The humanitarian spheres of food and nutrition are rich in specialized terminology. This glossary defines most of the more common terms employed.
Acute malnutrition: A sudden, drastic reduction in nutritional intake. Affects some 55 million children around the world. See GAM, MAM, SAM. Cf chronic malnutrition.
BMI - Body mass index: The number reached when weight (in kg) is divided by the square of height (in metres). Used in assessments of malnutrition.
BNSP - Basic nutrition services package: Measures to treat and prevent malnutrition as well as to promote optimal nutrition behaviours and practices, including acute malnutrition management, micronutrient support, immunization and deworming.
BSFP - Blanket supplementary feeding programme: See SFP
CDR - Crude death rate: Deaths per 10,000 people per day in a given area over a specified period. A rate above two contributes to a declaration of famine. (Note the non-standard use in the humanitarian context. In demographics, CDR is generally defined as deaths per year per 1,000 people.).
Chronic malnutrition: A long-term deprivation of required nutrients. Can cause stunting.
Complementary feeding: For very young children, complementary feeding starts at six months as breast-milk is no longer adequate for a child's nutritional needs. For populations dependent on food aid, additional food items are often added to make the diet more nutritious and in particular to ensure adequate micronutrients.
Complications: Symptoms associated with acute malnutrition that require specialized in-patient treatment. These include swelling (Oedema), fever, lower respiratory tract infection, severe dehydration, anaemia, lack of alertness and lack of appetite for the products used for out-patient treatment.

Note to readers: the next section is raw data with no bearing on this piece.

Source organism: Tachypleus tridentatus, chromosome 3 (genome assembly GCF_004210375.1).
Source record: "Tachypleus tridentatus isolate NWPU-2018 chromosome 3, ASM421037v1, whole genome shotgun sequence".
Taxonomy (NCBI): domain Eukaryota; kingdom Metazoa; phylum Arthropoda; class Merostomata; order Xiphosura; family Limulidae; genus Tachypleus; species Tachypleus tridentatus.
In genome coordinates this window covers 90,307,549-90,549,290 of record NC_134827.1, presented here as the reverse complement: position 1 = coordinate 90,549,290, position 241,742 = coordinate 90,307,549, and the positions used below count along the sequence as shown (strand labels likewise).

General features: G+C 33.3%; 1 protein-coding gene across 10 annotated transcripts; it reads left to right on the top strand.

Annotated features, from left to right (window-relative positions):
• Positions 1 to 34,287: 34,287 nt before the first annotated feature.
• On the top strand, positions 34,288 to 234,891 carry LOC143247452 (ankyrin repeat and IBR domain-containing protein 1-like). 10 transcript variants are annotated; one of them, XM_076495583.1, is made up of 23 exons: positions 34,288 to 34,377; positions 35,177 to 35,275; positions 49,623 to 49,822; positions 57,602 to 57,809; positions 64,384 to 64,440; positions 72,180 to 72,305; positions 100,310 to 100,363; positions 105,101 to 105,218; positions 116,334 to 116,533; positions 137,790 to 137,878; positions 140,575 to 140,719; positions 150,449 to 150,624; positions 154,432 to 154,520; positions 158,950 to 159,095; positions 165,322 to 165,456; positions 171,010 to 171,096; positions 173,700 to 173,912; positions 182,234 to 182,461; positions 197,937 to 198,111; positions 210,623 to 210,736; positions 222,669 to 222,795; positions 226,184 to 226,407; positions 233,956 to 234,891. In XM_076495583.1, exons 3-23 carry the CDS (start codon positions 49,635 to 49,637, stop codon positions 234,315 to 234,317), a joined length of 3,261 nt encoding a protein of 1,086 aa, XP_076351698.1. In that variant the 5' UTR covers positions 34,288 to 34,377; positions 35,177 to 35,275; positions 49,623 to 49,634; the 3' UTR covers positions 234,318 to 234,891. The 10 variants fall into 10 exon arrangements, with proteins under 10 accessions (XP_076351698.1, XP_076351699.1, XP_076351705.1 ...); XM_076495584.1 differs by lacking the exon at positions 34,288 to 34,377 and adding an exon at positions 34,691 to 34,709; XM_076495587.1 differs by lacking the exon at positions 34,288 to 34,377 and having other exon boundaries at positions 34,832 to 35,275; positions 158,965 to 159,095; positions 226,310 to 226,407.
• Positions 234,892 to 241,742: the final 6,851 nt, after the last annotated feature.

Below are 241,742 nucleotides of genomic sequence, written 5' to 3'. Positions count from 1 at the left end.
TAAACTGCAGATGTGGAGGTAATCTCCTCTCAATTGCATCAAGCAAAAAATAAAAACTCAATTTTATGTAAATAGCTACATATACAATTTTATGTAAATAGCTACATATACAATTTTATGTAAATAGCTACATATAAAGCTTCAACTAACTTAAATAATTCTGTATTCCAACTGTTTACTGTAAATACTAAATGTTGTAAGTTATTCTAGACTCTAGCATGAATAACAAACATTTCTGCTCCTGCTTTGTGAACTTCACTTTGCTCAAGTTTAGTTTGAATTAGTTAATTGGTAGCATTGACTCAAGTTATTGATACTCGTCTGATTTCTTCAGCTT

CSI - Coping strategies index: A numerical indicator of household food security based on a questionnaire about what people do in the absence of sufficient food or money to buy such food. CSI is used to predict food crises, identify specific areas of greatest need, assess the impact of food aid programmes in emergencies and to outline long-term trends.
CSB - Corn-soya blend: A partially pre-cooked fortified food to supplement protein used in SFPs and MCH consisting of maize, soya beans, sugar, vitamins and minerals, consumed as porridge.
CSB+: A variant of CSB for children aged two years and over. Also known as Super Cereal.
CSB++: A variant of CSB made of de-hulled soya beans, sugar, dried skim milk, refined soya bean oil, vitamins and minerals. Also known as Super Cereal Plus. Used as a complement to breast-feeding for children aged between six and 24 months.
CTC - Community-based therapeutic care: Management of acute malnutrition in the home rather than in TFCs with an added community focus, often involving referral by or follow-up from community health workers.
Famine: The most serious of the food security phases of the IPC, which describes Famine/Humanitarian Catastrophe as: “Extreme social upheaval with complete lack of food access and/or other basic needs where mass starvation, death, and displacement are evident.”
Famine is declared when GAM exceeds 30 percent AND CDR exceeds two AND at least 20 percent of a population receives less than 2,100 calories per day.
Food Security: Two straightforward words with, when combined, about 200 definitions and 450 indicators, and that was in 1999*. Recent decades have seen definitions evolve from a purely supply-side focus (how much food is there?) to incorporate demand-side factors (what can people afford?). In 2002 the UN Food and Agriculture Organisation defined food security as a “situation that exists when all people, at all times, have physical, social, and economic access to sufficient, safe, and nutritious food that meets dietary needs and food preferences for an active and healthy life”. Food security is often broken down into three components: availability (in an area), access (by a household) and utilization/consumption (by individuals). The stability over time of these components is also a key factor.